home recycling center

These days, most municipalities have mandated recycling programs. Depending on the frequency of when recycling is picked up where you live, it’s likely you have to store your recyclable goods for at least a week or so before your neighborhood’s designated pick-up day. How do you keep your house from becoming overrun with cans and bottles in the mean time?

Learn how to set up recycling bins for home, so that you can do your part for Mother Earth while still keeping a tidy abode.

Understand How to Recycle Properly

First things first, you need to learn what’s actually recyclable in your city or town. Don’t be fooled into thinking all items with that little triangle symbol can actually be sent to the recycling center. While many of them are technically recyclable, your local facility may not be set up to process them. For example, some centers don’t accept #4 or #5 plastics and others may not take any glass at all. Consult your city’s website — or call their general information number — to see who the recycling provider is where you live. That company should have a list of items that are permitted at their recycling center.

Find the Best Place for Your Recycling Storage

A lot of the things we recycle come from the kitchen, so most people keep their bins there. However, if you have to wait a week or two for a pick up, recyclables can really pile up. Shabby chic may be in style when it comes to home décor, but just plain shabby is not. Try keeping an old milk crate or small trash can under your kitchen sink. When that’s full, empty it in the larger recycling bins your city provides. These can be stored in the garage, laundry room, mudroom or even outside.

Set Up a System

A couple of factors come into play when determining the system you’ll use for recycling bins at home. To start, you need to figure out what type of recycling is offered in your area. Are you allowed to combine all your recyclable goods in one container? This is called single-stream recycling and can make life easier as everything can be blended. If you have to separate each material —glass, paper and cardboard, plastic, etc. — your area offers multi-stream recycling, meaning you’ll need multiple bins.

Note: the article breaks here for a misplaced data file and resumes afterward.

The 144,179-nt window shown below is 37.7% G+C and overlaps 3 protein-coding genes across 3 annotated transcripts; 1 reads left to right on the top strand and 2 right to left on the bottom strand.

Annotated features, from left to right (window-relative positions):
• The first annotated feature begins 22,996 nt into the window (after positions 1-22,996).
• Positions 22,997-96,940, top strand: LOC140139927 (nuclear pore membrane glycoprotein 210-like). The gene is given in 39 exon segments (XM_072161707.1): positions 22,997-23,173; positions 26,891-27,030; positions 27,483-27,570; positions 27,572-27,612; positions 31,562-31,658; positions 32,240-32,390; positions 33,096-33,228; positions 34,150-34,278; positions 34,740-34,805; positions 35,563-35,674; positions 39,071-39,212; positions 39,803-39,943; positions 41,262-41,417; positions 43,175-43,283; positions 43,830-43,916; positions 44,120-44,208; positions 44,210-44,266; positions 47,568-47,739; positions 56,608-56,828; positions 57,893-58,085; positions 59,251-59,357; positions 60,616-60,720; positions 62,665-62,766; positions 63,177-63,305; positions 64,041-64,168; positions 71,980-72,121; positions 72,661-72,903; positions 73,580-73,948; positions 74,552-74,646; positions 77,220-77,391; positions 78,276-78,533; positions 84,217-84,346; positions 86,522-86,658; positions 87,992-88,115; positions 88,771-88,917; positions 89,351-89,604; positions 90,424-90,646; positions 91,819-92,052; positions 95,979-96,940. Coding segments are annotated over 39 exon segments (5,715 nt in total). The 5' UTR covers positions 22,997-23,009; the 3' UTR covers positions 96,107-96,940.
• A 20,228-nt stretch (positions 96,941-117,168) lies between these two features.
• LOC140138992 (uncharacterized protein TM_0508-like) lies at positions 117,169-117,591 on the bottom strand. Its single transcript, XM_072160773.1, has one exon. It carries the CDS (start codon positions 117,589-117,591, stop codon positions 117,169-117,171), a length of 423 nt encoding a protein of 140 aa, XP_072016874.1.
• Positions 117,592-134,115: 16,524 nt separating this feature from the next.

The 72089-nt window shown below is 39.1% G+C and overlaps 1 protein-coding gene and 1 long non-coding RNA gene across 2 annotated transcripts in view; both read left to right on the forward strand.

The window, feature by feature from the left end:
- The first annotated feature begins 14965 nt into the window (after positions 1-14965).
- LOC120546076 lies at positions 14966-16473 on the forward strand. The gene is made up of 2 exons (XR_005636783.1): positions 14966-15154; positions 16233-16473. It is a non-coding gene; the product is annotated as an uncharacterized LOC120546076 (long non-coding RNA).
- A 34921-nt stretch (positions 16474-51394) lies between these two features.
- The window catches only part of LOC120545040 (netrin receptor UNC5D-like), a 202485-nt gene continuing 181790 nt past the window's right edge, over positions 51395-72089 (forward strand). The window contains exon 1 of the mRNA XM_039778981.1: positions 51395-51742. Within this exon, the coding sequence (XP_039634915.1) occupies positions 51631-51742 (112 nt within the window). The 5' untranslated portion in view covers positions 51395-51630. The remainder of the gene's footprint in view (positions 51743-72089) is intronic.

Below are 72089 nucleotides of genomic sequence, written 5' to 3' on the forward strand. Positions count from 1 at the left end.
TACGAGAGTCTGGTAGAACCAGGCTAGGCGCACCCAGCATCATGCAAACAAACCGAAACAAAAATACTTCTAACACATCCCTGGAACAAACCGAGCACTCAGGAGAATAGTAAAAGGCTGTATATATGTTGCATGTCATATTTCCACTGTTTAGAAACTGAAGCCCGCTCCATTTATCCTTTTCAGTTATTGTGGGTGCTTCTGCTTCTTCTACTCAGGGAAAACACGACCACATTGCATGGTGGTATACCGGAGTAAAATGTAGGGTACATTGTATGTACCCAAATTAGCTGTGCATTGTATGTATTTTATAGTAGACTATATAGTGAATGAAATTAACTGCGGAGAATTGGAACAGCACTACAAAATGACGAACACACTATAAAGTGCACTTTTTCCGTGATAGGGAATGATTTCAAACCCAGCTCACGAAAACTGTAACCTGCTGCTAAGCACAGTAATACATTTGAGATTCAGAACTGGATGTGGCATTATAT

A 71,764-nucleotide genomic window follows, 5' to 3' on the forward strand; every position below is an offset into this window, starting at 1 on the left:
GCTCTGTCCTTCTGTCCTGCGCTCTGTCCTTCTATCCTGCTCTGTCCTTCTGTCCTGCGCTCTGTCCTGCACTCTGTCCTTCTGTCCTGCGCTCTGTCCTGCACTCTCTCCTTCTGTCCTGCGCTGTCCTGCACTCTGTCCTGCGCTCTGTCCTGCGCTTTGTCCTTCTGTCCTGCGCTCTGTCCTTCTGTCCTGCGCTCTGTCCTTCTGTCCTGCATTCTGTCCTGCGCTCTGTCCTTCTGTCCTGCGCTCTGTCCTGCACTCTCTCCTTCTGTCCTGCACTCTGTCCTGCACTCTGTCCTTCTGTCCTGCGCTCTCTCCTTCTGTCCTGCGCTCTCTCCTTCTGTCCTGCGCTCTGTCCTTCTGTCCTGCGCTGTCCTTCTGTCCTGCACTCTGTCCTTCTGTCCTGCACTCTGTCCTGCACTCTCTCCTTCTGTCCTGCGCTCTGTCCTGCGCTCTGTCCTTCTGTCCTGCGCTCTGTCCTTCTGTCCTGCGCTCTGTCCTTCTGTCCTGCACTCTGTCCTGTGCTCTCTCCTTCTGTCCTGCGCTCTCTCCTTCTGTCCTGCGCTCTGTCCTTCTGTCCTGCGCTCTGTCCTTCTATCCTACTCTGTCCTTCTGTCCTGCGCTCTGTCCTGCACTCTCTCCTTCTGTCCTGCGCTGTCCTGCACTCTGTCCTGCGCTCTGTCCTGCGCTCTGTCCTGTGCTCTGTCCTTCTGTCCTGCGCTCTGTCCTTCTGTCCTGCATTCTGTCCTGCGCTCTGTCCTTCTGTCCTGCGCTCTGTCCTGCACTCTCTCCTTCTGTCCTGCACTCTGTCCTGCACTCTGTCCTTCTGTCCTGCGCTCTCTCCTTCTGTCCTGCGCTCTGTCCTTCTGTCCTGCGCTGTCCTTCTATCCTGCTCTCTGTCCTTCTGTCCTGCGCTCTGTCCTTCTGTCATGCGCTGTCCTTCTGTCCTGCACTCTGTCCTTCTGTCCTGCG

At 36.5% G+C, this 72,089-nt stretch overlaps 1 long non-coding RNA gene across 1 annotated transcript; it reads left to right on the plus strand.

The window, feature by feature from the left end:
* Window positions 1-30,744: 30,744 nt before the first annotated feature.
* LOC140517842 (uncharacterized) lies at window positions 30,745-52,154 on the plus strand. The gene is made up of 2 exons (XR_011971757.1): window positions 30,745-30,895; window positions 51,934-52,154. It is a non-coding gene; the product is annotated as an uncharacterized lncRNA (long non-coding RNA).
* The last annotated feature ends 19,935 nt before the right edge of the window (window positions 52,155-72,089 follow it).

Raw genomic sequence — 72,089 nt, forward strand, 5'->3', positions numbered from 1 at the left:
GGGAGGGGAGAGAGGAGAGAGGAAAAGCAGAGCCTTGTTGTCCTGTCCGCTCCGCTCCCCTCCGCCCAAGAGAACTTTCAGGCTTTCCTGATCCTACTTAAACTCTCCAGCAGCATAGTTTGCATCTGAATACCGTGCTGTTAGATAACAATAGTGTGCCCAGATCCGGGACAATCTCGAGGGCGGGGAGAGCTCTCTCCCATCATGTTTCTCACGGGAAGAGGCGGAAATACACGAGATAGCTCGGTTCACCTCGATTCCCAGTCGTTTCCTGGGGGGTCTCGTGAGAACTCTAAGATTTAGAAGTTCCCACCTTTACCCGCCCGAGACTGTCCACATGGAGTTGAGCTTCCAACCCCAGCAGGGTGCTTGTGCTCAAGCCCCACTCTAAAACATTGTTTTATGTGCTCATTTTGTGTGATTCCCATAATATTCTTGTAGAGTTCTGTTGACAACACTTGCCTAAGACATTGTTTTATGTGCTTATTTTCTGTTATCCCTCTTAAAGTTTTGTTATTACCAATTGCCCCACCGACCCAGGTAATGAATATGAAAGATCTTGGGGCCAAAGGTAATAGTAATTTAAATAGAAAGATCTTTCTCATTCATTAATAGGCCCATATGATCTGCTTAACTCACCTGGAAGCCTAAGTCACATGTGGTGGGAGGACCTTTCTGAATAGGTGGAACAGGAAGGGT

Regardless of what type of recycling is offered in your city or town, the first step of your process should be the same: You need to wash out containers before placing them in a receptacle. Otherwise, you’ll attract bugs and have to deal with unpleasant odors.

Now, how do you keep the old milk jugs and toilet paper tubes from taking over your house? These tips can come in handy for both single-stream and multi-stream recycling bins for home:

  • Use stylish wicker laundry baskets so you recycle and maintain a sleek, minimalist vibe. (This will also make carrying recyclables a little easier.)
  • Buy tiered bins that can be stashed in the kitchen pantry. (Look for models with wheels, so they’re easy to transport on pick-up day.)
  • Hang recycling in patterned reusable grocery bags or colorful totes. (They’ll add a splash of color to the mudroom or laundry room and will be easy to carry out, too.)
  • Store kitchen recycling in painted metal trashcans with lids. (Practical and attractive is a win-win.)

Reduce Your Reliance on Single-Use Products

Disposable products are almost impossible to avoid altogether, but there’s a lot you can do to reduce the number of single-use products you bring into your home. This, in turn, will decrease the items your indoor recycling bins have to hold until the next pickup day. Here are some easy ways to keep those bins from getting overloaded:

  • Take reusable shopping bags and produce bags to the grocery store.
  • Skip bottled water in favor of a reusable bottle.
  • Take your own insulated mugs to coffee shops.
  • Bring plasticware to restaurants for any leftovers.
  • Skip the straw at restaurants, bars or cafes.
  • Ask that carryout meals be packed without plastic cutlery packets
  • Use cloth napkins and look for paper towel alternatives.
  • Upcycle items like mason jars.
  • Buy foods like nuts, cereals, flours, pastas or pretzels at bulk food stores and store them in reusable containers.
Once you have your recycling bins for home set up, you might be itching for more organization ideas that can keep your house tidy and functional. Learn the do’s and don’ts of open shelving, then check out these space-saving hidden storage ideas!

Next: Decluter to Reduce Stress